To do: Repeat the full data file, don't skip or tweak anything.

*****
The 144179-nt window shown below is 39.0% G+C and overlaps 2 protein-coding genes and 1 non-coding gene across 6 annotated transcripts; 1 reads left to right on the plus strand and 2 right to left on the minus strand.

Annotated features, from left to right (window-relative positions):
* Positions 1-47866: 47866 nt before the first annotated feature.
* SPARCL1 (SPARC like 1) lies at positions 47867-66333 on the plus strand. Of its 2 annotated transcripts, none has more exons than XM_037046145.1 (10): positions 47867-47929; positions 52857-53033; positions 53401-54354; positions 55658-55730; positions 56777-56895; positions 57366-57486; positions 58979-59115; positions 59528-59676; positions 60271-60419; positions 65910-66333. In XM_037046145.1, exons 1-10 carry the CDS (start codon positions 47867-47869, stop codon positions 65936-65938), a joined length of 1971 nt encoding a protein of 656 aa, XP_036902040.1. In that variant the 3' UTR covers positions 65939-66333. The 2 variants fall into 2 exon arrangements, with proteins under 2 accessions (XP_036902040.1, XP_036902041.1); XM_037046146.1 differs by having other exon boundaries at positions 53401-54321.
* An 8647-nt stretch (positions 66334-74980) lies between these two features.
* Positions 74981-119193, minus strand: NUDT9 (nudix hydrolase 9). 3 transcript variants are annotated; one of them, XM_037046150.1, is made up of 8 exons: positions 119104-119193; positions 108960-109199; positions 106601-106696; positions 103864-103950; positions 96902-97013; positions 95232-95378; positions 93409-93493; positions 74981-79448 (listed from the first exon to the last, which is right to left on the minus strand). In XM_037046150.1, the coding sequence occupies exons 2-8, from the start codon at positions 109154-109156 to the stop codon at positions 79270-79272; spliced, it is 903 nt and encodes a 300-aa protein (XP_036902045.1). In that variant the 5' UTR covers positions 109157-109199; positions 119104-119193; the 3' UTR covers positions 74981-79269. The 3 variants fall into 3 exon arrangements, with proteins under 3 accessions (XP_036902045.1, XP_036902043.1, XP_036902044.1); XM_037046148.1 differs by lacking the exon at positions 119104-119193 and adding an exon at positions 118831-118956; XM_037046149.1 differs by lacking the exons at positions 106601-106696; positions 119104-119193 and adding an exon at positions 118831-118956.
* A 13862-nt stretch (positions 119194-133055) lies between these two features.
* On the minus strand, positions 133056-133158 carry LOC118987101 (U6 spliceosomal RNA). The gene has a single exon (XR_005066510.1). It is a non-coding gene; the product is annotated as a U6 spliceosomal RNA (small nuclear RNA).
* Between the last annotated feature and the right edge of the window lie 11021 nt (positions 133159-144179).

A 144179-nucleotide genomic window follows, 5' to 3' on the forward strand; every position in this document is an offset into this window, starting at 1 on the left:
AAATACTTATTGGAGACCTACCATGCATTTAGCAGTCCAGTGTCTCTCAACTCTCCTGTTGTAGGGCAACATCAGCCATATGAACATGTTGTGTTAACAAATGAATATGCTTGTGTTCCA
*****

The 144179-nt window shown below is 39.0% G+C and overlaps 2 protein-coding genes and 1 non-coding gene across 6 annotated transcripts; 1 reads left to right on the plus strand and 2 right to left on the minus strand.

Annotated features, from left to right (window-relative positions):
* Positions 1-47866: 47866 nt before the first annotated feature.
* SPARCL1 (SPARC like 1) lies at positions 47867-66333 on the plus strand. Of its 2 annotated transcripts, none has more exons than XM_037046145.1 (10): positions 47867-47929; positions 52857-53033; positions 53401-54354; positions 55658-55730; positions 56777-56895; positions 57366-57486; positions 58979-59115; positions 59528-59676; positions 60271-60419; positions 65910-66333. In XM_037046145.1, exons 1-10 carry the CDS (start codon positions 47867-47869, stop codon positions 65936-65938), a joined length of 1971 nt encoding a protein of 656 aa, XP_036902040.1. In that variant the 3' UTR covers positions 65939-66333. The 2 variants fall into 2 exon arrangements, with proteins under 2 accessions (XP_036902040.1, XP_036902041.1); XM_037046146.1 differs by having other exon boundaries at positions 53401-54321.
* An 8647-nt stretch (positions 66334-74980) lies between these two features.
* Positions 74981-119193, minus strand: NUDT9 (nudix hydrolase 9). 3 transcript variants are annotated; one of them, XM_037046150.1, is made up of 8 exons: positions 119104-119193; positions 108960-109199; positions 106601-106696; positions 103864-103950; positions 96902-97013; positions 95232-95378; positions 93409-93493; positions 74981-79448 (listed from the first exon to the last, which is right to left on the minus strand). In XM_037046150.1, the coding sequence occupies exons 2-8, from the start codon at positions 109154-109156 to the stop codon at positions 79270-79272; spliced, it is 903 nt and encodes a 300-aa protein (XP_036902045.1). In that variant the 5' UTR covers positions 109157-109199; positions 119104-119193; the 3' UTR covers positions 74981-79269. The 3 variants fall into 3 exon arrangements, with proteins under 3 accessions (XP_036902045.1, XP_036902043.1, XP_036902044.1); XM_037046148.1 differs by lacking the exon at positions 119104-119193 and adding an exon at positions 118831-118956; XM_037046149.1 differs by lacking the exons at positions 106601-106696; positions 119104-119193 and adding an exon at positions 118831-118956.
* A 13862-nt stretch (positions 119194-133055) lies between these two features.
* On the minus strand, positions 133056-133158 carry LOC118987101 (U6 spliceosomal RNA). The gene has a single exon (XR_005066510.1). It is a non-coding gene; the product is annotated as a U6 spliceosomal RNA (small nuclear RNA).
* Between the last annotated feature and the right edge of the window lie 11021 nt (positions 133159-144179).

A 144179-nucleotide genomic window follows, 5' to 3' on the forward strand; every position in this document is an offset into this window, starting at 1 on the left:
AAATACTTATTGGAGACCTACCATGCATTTAGCAGTCCAGTGTCTCTCAACTCTCCTGTTGTAGGGCAACATCAGCCATATGAACATGTTGTGTTAACAAATGAATATGCTTGTGTTCCA